For latest Coast Pilot excerpt visit the Office of Coast Survey website at http://www.nauticalcharts.noaa.gov/nsd/searchbychart.php?chart=115 28
(Selected Excerpts from Coast Pilot) Charleston Harbor is the approach to Charleston and the Cooper, Wando and Ashley Rivers. The harbor is easy of access day or night in clear weather, and is one of the best harbors of refuge on the South Atlantic coast. The areas to the east and southeast of Charleston Harbor are used by the U.S. Navy to conduct training exercises. The entrance to Charleston Harbor is between converging jetties that extend 3
miles seaward. Fort Moultrie and the town of Sullivans Island are on the north side of the entrance; Fort Sumter is on the southwest side.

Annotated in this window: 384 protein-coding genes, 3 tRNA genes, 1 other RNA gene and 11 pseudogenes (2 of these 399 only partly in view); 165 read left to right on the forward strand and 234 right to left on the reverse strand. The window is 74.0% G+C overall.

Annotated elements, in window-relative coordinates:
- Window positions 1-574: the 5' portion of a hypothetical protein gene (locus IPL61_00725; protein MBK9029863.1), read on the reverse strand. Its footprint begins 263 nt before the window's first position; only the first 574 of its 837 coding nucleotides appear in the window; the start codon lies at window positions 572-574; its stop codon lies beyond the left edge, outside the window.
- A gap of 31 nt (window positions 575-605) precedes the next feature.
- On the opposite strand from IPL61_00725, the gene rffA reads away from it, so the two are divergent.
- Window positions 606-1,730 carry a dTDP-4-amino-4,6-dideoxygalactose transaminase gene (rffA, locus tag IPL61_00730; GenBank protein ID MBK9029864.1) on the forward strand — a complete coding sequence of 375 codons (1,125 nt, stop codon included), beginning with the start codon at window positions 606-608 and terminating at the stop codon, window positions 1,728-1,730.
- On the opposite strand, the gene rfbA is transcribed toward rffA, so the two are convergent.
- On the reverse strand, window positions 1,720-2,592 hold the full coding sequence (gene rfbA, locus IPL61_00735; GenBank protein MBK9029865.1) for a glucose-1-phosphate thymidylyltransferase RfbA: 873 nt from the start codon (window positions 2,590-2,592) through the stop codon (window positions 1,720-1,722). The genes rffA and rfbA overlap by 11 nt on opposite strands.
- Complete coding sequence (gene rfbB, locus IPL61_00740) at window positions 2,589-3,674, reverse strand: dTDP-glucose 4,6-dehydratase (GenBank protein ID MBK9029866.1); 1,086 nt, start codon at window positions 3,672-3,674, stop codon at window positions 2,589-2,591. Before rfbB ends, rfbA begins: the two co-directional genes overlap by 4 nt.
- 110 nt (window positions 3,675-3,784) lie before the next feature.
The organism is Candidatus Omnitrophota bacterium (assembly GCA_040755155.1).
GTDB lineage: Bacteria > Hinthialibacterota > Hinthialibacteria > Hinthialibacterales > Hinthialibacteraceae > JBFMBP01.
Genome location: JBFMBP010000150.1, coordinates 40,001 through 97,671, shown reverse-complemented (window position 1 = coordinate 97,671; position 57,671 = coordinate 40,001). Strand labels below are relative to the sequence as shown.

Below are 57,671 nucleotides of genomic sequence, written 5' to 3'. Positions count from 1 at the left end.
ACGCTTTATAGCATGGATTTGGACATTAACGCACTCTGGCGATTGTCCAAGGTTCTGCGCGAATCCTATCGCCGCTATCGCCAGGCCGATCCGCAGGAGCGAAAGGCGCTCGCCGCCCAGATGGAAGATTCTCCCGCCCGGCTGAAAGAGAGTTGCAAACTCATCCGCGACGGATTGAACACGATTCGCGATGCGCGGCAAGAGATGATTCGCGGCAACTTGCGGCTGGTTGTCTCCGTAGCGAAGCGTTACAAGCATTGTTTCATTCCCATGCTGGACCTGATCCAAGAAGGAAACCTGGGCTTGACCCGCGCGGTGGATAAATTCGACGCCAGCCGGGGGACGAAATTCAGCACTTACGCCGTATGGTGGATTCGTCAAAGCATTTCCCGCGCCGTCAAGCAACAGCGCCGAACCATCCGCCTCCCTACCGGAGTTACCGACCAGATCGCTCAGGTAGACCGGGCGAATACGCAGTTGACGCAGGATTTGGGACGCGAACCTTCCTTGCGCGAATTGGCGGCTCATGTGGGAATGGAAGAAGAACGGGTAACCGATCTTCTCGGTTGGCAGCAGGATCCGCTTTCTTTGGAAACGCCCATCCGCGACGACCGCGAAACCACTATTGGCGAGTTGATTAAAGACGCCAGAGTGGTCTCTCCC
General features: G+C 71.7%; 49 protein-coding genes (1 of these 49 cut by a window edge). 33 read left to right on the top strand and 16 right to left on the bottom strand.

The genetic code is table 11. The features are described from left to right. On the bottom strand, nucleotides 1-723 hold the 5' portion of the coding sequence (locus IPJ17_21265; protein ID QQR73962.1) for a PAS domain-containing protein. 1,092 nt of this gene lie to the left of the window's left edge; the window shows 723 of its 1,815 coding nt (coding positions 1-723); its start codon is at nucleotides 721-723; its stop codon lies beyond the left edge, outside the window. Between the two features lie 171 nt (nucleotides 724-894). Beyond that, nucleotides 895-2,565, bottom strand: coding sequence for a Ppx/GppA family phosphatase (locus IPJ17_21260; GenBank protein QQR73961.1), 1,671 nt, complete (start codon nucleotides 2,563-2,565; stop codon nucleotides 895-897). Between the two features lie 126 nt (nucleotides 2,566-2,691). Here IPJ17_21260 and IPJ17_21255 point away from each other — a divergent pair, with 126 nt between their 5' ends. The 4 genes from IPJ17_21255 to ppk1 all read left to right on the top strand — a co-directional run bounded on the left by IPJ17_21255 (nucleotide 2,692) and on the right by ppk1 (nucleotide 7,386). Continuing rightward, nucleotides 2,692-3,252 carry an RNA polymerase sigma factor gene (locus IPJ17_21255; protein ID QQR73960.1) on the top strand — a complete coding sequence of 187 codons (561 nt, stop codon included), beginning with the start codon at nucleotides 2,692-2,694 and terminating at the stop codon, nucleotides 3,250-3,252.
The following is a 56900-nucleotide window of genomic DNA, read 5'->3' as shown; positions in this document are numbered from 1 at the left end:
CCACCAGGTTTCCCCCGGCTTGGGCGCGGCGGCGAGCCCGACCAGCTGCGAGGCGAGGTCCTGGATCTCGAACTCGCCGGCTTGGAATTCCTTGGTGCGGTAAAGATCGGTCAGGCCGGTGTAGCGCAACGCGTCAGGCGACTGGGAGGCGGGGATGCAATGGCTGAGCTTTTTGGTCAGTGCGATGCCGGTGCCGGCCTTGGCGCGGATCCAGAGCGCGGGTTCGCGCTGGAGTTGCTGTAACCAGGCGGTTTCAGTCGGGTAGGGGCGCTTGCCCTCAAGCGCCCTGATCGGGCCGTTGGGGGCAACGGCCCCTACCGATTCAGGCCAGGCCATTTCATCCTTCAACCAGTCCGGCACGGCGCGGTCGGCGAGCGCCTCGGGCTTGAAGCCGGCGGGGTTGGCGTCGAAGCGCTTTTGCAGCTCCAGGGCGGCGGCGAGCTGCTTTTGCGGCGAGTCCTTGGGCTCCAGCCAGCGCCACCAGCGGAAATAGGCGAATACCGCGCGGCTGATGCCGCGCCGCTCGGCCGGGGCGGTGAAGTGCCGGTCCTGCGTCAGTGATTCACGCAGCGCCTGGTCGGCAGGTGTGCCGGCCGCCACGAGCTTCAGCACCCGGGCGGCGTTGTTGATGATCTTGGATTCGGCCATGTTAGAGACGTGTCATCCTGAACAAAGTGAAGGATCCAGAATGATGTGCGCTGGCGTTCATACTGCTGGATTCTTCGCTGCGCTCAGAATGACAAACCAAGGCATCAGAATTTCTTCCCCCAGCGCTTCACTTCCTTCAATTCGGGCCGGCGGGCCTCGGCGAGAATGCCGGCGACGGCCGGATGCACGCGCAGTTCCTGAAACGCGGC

Charleston Light (32°45'30"N., 79°50'36"W.) 163 feet above water, is shown from a triangular tower, upper half black, lower half white, on Sullivans Island. Not infrequently, portions of Charleston Harbor are affected by poor visibility during squalls of heavy rain, rare snow squalls, and fog. Fog associated with a generalized weather pattern occasionally settles over the entire port area including the fairways offshore. Fog over only a part of the harbor is a frequent occurrence.. Caution.–The areas generally to the east and southeast of Charleston Harbor are used extensively by the U.S. Navy and other military services to conduct various types of surface, subsurface, and aircraft training exercises. Fleet Area Control and Surveillance Facility (FACSFAC), Jacksonville, FL, exercises cognizance of the operating areas, makes area assignments, ensures promulgation of firing notices, issues schedules, and prescribes necessary additional regulations. The entrance to Charleston Harbor is between converging jetties. The north jetty is almost completely submerged at MHW. There are no lights on the jetties and smaller craft approaching from the north close to shore at MHW should exercise extreme caution not to confuse the south jetty for the north jetty. It is recommended all vessels align seaward of Lighted Buoy 18 before final approach to the jetty entrance. Dangers.–The danger area of a former World War II minefield is off the entrance to Charleston Harbor. The area is open to unrestricted surface navigation but all vessels are cautioned not to anchor, dredge, trawl, lay cables, bottom, or conduct any similar type of operation because of residual danger from mines on the bottom. An “anchor at your own risk” anchorage, within the danger area, is on the north side of the entrance channel about 7 miles NW of Charleston Entrance Lighted Whistle Buoy C. The rectangular anchorage is enclosed by the following points: